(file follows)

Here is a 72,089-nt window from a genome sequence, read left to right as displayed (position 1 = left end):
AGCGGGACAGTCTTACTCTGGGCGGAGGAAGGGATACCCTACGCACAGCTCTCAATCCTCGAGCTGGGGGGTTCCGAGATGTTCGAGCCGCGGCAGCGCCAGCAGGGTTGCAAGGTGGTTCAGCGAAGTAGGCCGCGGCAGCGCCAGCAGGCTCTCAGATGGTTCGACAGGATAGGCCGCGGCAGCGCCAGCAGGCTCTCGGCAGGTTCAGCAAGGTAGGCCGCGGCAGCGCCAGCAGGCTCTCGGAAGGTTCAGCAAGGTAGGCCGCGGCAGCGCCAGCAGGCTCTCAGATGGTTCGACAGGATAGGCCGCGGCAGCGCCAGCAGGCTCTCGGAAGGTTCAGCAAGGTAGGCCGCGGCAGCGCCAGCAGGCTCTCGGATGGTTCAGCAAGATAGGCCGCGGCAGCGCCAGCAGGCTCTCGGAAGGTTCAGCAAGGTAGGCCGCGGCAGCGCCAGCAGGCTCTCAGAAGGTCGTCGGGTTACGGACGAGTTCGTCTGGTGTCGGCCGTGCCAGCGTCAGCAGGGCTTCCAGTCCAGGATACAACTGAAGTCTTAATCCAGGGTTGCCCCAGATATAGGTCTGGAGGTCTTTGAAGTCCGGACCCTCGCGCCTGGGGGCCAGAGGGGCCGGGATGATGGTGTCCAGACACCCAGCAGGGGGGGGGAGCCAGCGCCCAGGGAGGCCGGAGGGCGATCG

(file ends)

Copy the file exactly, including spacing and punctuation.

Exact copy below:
Here is a 72,089-nt window from a genome sequence, read left to right as displayed (position 1 = left end):
AGCGGGACAGTCTTACTCTGGGCGGAGGAAGGGATACCCTACGCACAGCTCTCAATCCTCGAGCTGGGGGGTTCCGAGATGTTCGAGCCGCGGCAGCGCCAGCAGGGTTGCAAGGTGGTTCAGCGAAGTAGGCCGCGGCAGCGCCAGCAGGCTCTCAGATGGTTCGACAGGATAGGCCGCGGCAGCGCCAGCAGGCTCTCGGCAGGTTCAGCAAGGTAGGCCGCGGCAGCGCCAGCAGGCTCTCGGAAGGTTCAGCAAGGTAGGCCGCGGCAGCGCCAGCAGGCTCTCAGATGGTTCGACAGGATAGGCCGCGGCAGCGCCAGCAGGCTCTCGGAAGGTTCAGCAAGGTAGGCCGCGGCAGCGCCAGCAGGCTCTCGGATGGTTCAGCAAGATAGGCCGCGGCAGCGCCAGCAGGCTCTCGGAAGGTTCAGCAAGGTAGGCCGCGGCAGCGCCAGCAGGCTCTCAGAAGGTCGTCGGGTTACGGACGAGTTCGTCTGGTGTCGGCCGTGCCAGCGTCAGCAGGGCTTCCAGTCCAGGATACAACTGAAGTCTTAATCCAGGGTTGCCCCAGATATAGGTCTGGAGGTCTTTGAAGTCCGGACCCTCGCGCCTGGGGGCCAGAGGGGCCGGGATGATGGTGTCCAGACACCCAGCAGGGGGGGGGAGCCAGCGCCCAGGGAGGCCGGAGGGCGATCG